Seek veterinary care for the proper diagnosis and treatment at the first signs of diarrhea in your cavy.

What Color Should Guinea Pig Poop Be?

Guinea pig poop is usually medium to dark brown.

Bloody poop means inflammation or a tear in your cavy’s intestines.

Do not confuse bloody poop with red-tinted poop.

Certain foods, such as beets or peppers may give your guinea pig’s poop a red color.

Green poop is likely to be a cecotrope pellet rather than actual feces.

Cecotropes are entirely normal, and cavies eat them, so they can digest B vitamins.

Your guinea pig will regularly excrete cecotropes, although you may not see them because the cavy usually eats them right away.

Do Guinea Pigs Poop A Lot?

Constant grazing combined with a fast digestive system means a lot of poop from your guinea pig.

A guinea pig will poop between 100 and 300 times every day.

This constant pooping behavior is completely normal, a sign of a healthy cavy.

The ability of a guinea pig to poop depends on proper hydration and nutrition.

A guinea pig diet needs plenty of fiber and fresh, clean water.

A healthy, balanced diet ensures your cavy will have regular and frequent bowel movements.

Since guinea pigs poop so much, keeping the cage clean and replacing any soiled bedding every day is crucial.

Failure to maintain a daily cage maintenance routine will cause your cavy’s enclosure to start smelling bad very quickly.

What Affects How Often A Guinea Pig Poops?

Every guinea pig’s digestive system is different, and several factors will affect how often your pet poops.

Guinea pig poop habits will vary according to the animal’s exercise habits, age, diet, and overall health.

Exercise

The more active your cavy is, the more it will poop.

Exercise causes your guinea pig’s digestive system to work faster.

A very active cavy will also eat more, which will result in frequent bowel movements.

If your guinea pig does not have enough room in its cage for physical activity, the animal will poop less.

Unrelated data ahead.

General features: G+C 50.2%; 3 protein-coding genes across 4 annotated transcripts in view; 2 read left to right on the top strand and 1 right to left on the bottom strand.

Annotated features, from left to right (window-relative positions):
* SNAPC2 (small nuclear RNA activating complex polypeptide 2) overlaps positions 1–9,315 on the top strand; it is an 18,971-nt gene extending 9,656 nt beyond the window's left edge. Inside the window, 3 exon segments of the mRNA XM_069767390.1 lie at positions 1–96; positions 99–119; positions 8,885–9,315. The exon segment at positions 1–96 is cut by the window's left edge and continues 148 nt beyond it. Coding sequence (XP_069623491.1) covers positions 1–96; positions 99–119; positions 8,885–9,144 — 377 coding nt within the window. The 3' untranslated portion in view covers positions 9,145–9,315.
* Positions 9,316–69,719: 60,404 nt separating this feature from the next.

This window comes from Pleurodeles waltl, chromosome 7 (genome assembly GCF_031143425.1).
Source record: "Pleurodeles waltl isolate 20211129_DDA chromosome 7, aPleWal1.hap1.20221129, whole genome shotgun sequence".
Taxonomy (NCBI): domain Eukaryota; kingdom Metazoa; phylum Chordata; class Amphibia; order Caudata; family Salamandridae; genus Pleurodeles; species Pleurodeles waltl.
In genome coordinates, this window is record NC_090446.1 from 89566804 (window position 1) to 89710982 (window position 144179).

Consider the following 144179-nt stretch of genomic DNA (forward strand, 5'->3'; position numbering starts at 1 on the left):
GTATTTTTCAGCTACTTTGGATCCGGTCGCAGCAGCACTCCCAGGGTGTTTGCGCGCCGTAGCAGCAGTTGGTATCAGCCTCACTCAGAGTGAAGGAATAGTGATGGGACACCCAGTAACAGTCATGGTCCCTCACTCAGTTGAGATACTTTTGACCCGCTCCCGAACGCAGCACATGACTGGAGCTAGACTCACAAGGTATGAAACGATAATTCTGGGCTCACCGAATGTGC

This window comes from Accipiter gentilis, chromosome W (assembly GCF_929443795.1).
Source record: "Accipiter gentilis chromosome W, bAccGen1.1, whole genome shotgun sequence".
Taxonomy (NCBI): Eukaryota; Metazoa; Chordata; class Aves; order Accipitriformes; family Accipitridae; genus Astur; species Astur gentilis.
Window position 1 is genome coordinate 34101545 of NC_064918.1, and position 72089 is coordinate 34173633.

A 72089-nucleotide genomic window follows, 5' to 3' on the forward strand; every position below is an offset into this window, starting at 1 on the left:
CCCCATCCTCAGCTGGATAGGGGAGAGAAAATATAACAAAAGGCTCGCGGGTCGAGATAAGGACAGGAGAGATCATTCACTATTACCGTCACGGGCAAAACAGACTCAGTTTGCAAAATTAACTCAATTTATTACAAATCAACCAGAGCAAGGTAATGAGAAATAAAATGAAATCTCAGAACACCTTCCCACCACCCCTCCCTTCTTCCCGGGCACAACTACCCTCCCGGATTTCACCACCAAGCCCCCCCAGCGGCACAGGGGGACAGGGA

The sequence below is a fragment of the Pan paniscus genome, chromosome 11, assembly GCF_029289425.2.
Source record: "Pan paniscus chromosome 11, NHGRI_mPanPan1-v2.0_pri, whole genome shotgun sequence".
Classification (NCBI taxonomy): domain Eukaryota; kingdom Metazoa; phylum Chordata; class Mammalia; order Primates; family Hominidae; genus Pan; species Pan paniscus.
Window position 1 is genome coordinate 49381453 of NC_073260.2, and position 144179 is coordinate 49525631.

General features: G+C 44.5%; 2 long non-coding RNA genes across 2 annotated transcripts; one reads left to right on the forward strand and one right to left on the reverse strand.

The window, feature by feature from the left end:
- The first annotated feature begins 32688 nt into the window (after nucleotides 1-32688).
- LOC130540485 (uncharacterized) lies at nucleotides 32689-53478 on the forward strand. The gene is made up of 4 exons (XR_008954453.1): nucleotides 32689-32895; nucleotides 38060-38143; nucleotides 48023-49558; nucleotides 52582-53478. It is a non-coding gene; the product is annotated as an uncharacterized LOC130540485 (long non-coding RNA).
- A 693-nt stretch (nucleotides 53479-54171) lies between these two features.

Removing your cavy from its cage for some floor time every day will ensure your pet gets adequate exercise to maintain healthy body weight.

Age

The age of your guinea pig affects how many times it poops every day.

As a cavy gets older, its digestive system starts slowing down, and the animal will begin to poop less often.

Slowing down is a common issue in aging cavies and is usually nothing to be concerned about.

If your cavy stops pooping entirely, seek veterinary care as soon as possible.

Diet

Your guinea pig’s diet plays a key role in how often the animal has to poop.

Provide your cavy with plenty of fiber, vitamin C, other essential vitamins, and fresh, clean water every day.

A nutritious diet is vital to keeping your cavy’s digestive system running smoothly and efficiently.

Too many treats and an unbalanced diet will cause your pet to poop less.

A daily treat for your cavy is fine, but it should not be a significant part of the animal’s diet.

Your cavy’s digestive system will not be able to process all of the sugar found in most fruits, so feed fruit in moderation.

When a guinea pig’s gut slows down, it may lead to gastrointestinal stasis.

Gastrointestinal stasis, also known as GI stasis, is the term used to describe the lack of movement in the intestines.

A cavy suffering from GI stasis will have a decreased appetite and may stop eating altogether.

GI stasis is a severe issue for guinea pigs, and you need to seek veterinary care as soon as possible.

Overall Health

When a guinea pig is sick, malnourished, or has an intestinal blockage, the animal will not poop very often.

Ensure your cavy is getting adequate fiber and plenty of food to maintain proper digestion.

A tumor may also cause your cavy to eat and poop less.

Anytime you notice your guinea pig lacks appetite or bowel movements, it is vital to seek veterinary care immediately.

Monitor your cavy’s weight, urinary and bowel movements, eating habits, and overall appearance.

Regular monitoring will make it easier for you to spot symptoms of illness and keep your guinea pig healthy.